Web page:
Britain Should Snub Obama's Re-Election Ploy
British Prime Minister David Cameron should refuse President Barack Obama's request in the latter's latest desperate push for re-election. Back in March, when Obama and Cameron last met, the president floated the idea of a coordinated release of oil reserves in an effort to drive down prices at the pump. This would possibly involve the Americans releasing some 700 million barrels of crude oil, and Britain reducing the amount of oil they currently demand oil companies hold in reserve, which would have the same effect on the private sector as releasing oil stocks.
Cameron, who had clearly been wooed over the week he was in the States, agreed to take the idea back to the motherland and mull it over. In a recent op-ed, he indicated that the idea was still a very serious possibility.
On the face of it, Obama's idea seems to have merit. Anyone who owns a vehicle knows that gas prices are bleeding wallets all over America, and some relief on their rise would be greatly appreciated by most. An onlooker may nod in approval at the president's seemingly compassionate move to ease the burden on middle-class families and hope that Cameron agrees to the request of Britain's ally.
Yet a closer analysis makes it clear that this is little more than a cynical vote-grabber by the president, and one that Britain must emphatically refuse.
It is no coincidence that Obama's decision to "do something" about oil prices -- which have risen dramatically since President Bush left office -- comes with mere months to go until the increasingly tight 2012 elections. Gas prices are no small factor in American elections, and a president who goes into the election with high gas prices is one at a high risk of losing the White House.
If Britain does agree to the proposed action, then the price decrease will realistically (taking a few months to take effect) begin to drop around September/October, allowing the president to claim that he has lowered oil prices and that if the people stick with him, then prices will keep going down.
This would be dishonest, as a release of reserves would have only a short-term dipping effect upon oil prices, but by the time the dip finished and prices began to rise again, Obama would be re-elected for his second term. The timing would be perfect -- not too soon, not too late.
Yet even if one ignores the cynical timing of this move, Obama's request should still be refused by the American ally. Oil prices are high not due to merely bad timing, or to other international events (although these always play a part). Oil prices are particularly high in America directly because of the Obama's administrations anti-oil, anti-business radical green agenda.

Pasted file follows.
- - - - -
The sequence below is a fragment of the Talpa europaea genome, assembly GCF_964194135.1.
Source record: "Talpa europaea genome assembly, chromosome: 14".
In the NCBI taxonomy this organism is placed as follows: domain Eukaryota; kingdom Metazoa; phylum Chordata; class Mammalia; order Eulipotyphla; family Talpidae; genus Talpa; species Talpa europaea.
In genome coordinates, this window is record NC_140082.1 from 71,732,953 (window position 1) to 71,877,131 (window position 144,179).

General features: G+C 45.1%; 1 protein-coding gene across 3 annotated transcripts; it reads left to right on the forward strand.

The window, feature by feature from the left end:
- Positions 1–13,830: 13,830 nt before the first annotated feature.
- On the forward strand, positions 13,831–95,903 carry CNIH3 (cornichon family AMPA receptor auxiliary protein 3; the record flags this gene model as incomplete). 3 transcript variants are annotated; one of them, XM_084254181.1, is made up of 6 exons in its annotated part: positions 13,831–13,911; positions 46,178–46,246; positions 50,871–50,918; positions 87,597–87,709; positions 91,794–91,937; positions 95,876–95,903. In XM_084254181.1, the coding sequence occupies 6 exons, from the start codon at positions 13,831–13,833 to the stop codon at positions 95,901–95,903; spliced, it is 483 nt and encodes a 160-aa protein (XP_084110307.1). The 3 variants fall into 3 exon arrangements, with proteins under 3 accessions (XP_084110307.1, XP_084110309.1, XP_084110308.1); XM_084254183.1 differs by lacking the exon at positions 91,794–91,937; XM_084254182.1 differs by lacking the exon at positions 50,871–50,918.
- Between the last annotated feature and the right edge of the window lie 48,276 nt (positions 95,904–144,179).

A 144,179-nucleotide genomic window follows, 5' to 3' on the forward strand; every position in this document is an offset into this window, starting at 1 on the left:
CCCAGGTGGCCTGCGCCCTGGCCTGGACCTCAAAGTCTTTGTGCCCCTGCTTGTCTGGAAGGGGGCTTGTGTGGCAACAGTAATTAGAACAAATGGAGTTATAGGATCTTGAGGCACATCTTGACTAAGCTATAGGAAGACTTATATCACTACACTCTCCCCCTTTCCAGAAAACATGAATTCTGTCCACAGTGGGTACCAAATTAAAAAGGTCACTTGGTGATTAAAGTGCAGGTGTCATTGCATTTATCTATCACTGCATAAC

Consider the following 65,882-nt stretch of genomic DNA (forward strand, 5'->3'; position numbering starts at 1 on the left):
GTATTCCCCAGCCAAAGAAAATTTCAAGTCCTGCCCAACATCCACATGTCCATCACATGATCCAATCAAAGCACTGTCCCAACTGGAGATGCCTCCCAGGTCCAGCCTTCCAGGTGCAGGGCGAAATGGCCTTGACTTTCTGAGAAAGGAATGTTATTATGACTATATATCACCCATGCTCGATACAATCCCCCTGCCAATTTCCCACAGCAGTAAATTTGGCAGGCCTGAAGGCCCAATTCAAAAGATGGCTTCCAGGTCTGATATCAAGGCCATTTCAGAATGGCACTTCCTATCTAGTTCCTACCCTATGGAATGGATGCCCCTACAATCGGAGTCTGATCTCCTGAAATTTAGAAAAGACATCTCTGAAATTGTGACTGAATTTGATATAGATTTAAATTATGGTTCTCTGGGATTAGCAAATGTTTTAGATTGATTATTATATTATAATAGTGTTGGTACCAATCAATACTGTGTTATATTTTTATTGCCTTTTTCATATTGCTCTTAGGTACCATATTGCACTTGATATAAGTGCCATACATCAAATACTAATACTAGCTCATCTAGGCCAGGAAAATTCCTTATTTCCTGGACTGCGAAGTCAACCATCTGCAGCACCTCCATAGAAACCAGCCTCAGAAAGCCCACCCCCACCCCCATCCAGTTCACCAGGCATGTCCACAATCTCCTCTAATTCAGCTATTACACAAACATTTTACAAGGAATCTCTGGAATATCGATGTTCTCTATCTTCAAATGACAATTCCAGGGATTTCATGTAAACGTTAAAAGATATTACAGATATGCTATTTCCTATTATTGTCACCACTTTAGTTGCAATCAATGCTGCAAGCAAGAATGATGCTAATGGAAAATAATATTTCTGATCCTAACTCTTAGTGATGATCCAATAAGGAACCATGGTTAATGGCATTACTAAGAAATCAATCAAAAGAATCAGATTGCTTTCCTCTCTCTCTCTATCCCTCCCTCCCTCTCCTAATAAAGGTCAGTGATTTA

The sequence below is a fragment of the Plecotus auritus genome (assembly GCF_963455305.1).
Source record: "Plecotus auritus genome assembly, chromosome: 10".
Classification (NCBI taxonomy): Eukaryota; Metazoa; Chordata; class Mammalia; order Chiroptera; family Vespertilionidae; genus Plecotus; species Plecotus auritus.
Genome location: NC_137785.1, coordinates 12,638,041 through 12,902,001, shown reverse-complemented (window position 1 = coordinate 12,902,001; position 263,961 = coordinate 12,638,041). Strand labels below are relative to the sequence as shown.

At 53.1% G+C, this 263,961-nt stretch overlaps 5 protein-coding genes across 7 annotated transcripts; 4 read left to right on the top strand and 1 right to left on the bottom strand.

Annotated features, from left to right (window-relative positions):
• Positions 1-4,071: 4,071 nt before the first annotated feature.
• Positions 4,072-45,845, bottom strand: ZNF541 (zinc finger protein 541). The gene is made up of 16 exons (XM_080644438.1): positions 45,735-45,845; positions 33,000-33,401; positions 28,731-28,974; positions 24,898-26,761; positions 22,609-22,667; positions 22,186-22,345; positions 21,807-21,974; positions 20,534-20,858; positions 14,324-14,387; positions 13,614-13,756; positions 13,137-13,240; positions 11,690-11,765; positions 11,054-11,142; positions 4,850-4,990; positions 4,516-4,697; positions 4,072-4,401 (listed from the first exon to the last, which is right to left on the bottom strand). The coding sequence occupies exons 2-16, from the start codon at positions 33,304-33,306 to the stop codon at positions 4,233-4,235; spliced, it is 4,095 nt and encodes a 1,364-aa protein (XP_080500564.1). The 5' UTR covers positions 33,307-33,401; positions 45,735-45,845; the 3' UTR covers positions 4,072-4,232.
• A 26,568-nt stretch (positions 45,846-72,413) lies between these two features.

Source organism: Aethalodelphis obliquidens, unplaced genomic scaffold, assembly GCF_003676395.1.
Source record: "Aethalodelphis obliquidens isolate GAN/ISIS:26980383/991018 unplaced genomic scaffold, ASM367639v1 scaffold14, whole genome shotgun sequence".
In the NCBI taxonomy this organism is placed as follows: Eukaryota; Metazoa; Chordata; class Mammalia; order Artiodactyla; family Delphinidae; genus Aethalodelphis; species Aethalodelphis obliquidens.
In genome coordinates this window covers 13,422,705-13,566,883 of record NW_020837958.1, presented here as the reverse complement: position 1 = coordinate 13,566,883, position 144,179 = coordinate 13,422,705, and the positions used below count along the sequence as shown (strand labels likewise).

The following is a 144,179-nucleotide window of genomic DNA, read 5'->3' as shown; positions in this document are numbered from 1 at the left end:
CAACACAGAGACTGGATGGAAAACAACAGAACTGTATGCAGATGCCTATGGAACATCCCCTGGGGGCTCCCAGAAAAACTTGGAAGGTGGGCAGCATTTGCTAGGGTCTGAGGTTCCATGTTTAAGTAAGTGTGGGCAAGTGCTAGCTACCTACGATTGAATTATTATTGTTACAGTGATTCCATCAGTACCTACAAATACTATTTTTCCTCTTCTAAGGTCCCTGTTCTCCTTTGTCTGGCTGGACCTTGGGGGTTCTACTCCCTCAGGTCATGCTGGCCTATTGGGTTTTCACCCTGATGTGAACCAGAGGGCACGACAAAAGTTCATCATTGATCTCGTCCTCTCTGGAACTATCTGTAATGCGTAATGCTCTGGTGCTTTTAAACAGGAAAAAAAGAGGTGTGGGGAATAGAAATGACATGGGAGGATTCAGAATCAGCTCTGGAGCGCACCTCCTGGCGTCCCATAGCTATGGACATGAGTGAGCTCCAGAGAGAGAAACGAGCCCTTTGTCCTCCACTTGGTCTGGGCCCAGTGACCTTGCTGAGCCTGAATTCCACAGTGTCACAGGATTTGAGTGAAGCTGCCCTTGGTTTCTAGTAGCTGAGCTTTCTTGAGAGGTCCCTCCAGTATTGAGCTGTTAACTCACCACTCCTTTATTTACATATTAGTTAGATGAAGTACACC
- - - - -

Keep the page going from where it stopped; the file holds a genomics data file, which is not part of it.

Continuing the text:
The president has fought against the construction of the Keystone XL Pipeline from Canada to Texas, has imposed a five-year moratorium on a majority of offshore oil-drilling areas, and has approved attacks on attempts to drill in Alaska. These are just three examples of this administration's attitude regarding the price of oil in America, which is at best neglectful and at worst a deliberate move to raise prices in order to force green forms of energy down the throats of the American people.
The United States and Britain both depend on adequate stocks of stored oil to survive any potential disruption of the world oil markets by, for instance, any Iranian move to close the Strait of Hormuz, through which passes a substantial share of the world's oil supply. Even if President Obama is inclined to sacrifice his country's preparedness in the interest of his re-election, that is no reason for the United Kingdom to let its guard down, just as war in the Middle East may well be brewing.
This being the case, it is not only hypocritical, but in fact offensive to Britons that, having done everything possible to raise prices, the president now looks for Britain to shoulder the burden of his anti-oil policies in time for the election.
The prime minister should make it absolutely clear that there will be no assistance until America begins to exercise sensible oil policies.
David Cameron should also be reminded that this is one of the most anti-British presidents in American history -- a president who has attacked Britain at every opportunity, even to the point of supporting Britain's enemies in the continued battle against Argentina for sovereignty of the Falkland Islands. A U.K. prime minister should not be seeking to help a man who is no friend of Britain to be re-elected to the White House.
It is in the interests of the United Kingdom to see Obama booted out of office in favor of Mitt Romney this year. However, even if this were not the case, David Cameron should reject outright the possibility that Great Britain is prepared to release oil reserves and be made a pawn in the Democratic re-election campaign. Barack Obama has made his bed by snubbing the U.K. and rejecting pro-business policies. Prime Minister David Cameron must now make sure that Obama lies in it.
Adam Shaw is an English-born freelance writer currently living in New York City. He can be reached via e-mail at email@example.com.